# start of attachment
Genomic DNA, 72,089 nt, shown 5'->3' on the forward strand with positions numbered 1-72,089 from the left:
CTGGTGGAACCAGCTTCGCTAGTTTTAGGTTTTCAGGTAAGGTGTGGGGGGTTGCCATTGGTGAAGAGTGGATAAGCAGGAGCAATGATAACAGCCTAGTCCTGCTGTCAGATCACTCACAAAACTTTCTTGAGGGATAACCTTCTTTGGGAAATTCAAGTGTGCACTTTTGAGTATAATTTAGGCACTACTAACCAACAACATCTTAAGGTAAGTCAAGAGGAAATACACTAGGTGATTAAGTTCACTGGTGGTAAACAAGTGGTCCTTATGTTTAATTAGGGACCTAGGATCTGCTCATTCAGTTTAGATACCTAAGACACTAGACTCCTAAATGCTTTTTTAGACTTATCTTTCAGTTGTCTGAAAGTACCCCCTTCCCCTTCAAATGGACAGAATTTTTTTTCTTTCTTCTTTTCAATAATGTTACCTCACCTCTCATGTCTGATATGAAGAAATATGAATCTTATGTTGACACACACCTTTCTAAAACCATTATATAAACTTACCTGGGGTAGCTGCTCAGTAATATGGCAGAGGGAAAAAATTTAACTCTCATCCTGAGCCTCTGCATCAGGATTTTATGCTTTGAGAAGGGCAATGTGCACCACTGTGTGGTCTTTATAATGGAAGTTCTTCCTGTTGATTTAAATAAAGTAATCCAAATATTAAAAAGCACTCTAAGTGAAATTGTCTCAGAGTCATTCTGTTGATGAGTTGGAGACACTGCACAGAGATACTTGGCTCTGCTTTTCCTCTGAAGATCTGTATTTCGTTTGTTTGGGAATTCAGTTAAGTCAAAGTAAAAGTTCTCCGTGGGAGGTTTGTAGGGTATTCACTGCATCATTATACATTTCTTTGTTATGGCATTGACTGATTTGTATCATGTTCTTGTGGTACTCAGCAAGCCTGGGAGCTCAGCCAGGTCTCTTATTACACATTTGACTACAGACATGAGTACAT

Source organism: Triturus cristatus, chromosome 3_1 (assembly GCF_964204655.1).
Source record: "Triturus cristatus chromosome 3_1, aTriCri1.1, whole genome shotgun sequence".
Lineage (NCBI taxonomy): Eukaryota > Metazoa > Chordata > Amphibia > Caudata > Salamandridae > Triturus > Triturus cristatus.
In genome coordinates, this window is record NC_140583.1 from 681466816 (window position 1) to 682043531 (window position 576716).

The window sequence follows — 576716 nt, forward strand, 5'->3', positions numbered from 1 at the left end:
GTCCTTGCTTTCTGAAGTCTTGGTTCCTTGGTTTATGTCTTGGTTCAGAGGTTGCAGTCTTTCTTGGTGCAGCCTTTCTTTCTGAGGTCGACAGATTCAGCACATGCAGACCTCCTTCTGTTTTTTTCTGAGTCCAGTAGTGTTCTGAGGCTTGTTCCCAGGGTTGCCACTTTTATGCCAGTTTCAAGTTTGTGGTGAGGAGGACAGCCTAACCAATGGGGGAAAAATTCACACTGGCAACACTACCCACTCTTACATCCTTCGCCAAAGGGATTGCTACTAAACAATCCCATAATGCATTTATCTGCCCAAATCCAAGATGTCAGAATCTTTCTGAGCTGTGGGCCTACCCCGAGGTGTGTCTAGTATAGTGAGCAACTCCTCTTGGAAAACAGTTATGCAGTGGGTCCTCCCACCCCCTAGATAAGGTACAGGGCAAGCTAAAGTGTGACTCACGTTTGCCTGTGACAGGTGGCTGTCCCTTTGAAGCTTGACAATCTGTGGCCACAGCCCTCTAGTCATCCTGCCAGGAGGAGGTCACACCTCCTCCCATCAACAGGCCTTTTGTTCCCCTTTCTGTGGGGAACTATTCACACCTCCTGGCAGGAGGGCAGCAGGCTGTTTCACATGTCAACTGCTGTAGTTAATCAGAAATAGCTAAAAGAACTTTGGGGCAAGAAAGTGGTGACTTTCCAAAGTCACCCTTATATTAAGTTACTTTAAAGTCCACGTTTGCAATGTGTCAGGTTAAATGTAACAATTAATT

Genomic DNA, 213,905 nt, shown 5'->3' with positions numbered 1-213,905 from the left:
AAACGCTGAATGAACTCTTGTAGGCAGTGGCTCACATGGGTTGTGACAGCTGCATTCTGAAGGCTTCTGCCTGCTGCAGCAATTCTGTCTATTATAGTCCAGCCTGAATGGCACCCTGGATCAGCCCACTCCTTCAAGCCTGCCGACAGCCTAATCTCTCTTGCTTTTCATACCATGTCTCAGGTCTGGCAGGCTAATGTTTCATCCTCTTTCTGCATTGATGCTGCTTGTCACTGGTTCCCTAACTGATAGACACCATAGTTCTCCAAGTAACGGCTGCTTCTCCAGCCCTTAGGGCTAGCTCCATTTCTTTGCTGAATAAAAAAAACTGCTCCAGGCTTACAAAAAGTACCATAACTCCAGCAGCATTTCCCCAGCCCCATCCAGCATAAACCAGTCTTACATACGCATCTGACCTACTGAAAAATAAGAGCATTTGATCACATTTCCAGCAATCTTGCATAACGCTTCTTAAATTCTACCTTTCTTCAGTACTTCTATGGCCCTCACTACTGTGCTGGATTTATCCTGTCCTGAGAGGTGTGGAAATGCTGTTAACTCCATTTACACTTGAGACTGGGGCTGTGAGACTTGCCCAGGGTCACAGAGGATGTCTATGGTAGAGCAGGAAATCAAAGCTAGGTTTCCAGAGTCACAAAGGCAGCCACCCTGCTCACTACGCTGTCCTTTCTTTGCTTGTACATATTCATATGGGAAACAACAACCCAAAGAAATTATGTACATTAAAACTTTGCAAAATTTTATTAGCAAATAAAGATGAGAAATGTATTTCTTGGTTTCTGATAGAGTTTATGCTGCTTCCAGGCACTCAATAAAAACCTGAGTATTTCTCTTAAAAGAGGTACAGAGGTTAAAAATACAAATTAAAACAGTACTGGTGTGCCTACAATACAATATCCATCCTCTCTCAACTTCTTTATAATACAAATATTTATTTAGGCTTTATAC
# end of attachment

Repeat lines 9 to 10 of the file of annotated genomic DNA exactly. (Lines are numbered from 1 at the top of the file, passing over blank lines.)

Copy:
Genomic DNA, 213,905 nt, shown 5'->3' with positions numbered 1-213,905 from the left:
AAACGCTGAATGAACTCTTGTAGGCAGTGGCTCACATGGGTTGTGACAGCTGCATTCTGAAGGCTTCTGCCTGCTGCAGCAATTCTGTCTATTATAGTCCAGCCTGAATGGCACCCTGGATCAGCCCACTCCTTCAAGCCTGCCGACAGCCTAATCTCTCTTGCTTTTCATACCATGTCTCAGGTCTGGCAGGCTAATGTTTCATCCTCTTTCTGCATTGATGCTGCTTGTCACTGGTTCCCTAACTGATAGACACCATAGTTCTCCAAGTAACGGCTGCTTCTCCAGCCCTTAGGGCTAGCTCCATTTCTTTGCTGAATAAAAAAAACTGCTCCAGGCTTACAAAAAGTACCATAACTCCAGCAGCATTTCCCCAGCCCCATCCAGCATAAACCAGTCTTACATACGCATCTGACCTACTGAAAAATAAGAGCATTTGATCACATTTCCAGCAATCTTGCATAACGCTTCTTAAATTCTACCTTTCTTCAGTACTTCTATGGCCCTCACTACTGTGCTGGATTTATCCTGTCCTGAGAGGTGTGGAAATGCTGTTAACTCCATTTACACTTGAGACTGGGGCTGTGAGACTTGCCCAGGGTCACAGAGGATGTCTATGGTAGAGCAGGAAATCAAAGCTAGGTTTCCAGAGTCACAAAGGCAGCCACCCTGCTCACTACGCTGTCCTTTCTTTGCTTGTACATATTCATATGGGAAACAACAACCCAAAGAAATTATGTACATTAAAACTTTGCAAAATTTTATTAGCAAATAAAGATGAGAAATGTATTTCTTGGTTTCTGATAGAGTTTATGCTGCTTCCAGGCACTCAATAAAAACCTGAGTATTTCTCTTAAAAGAGGTACAGAGGTTAAAAATACAAATTAAAACAGTACTGGTGTGCCTACAATACAATATCCATCCTCTCTCAACTTCTTTATAATACAAATATTTATTTAGGCTTTATAC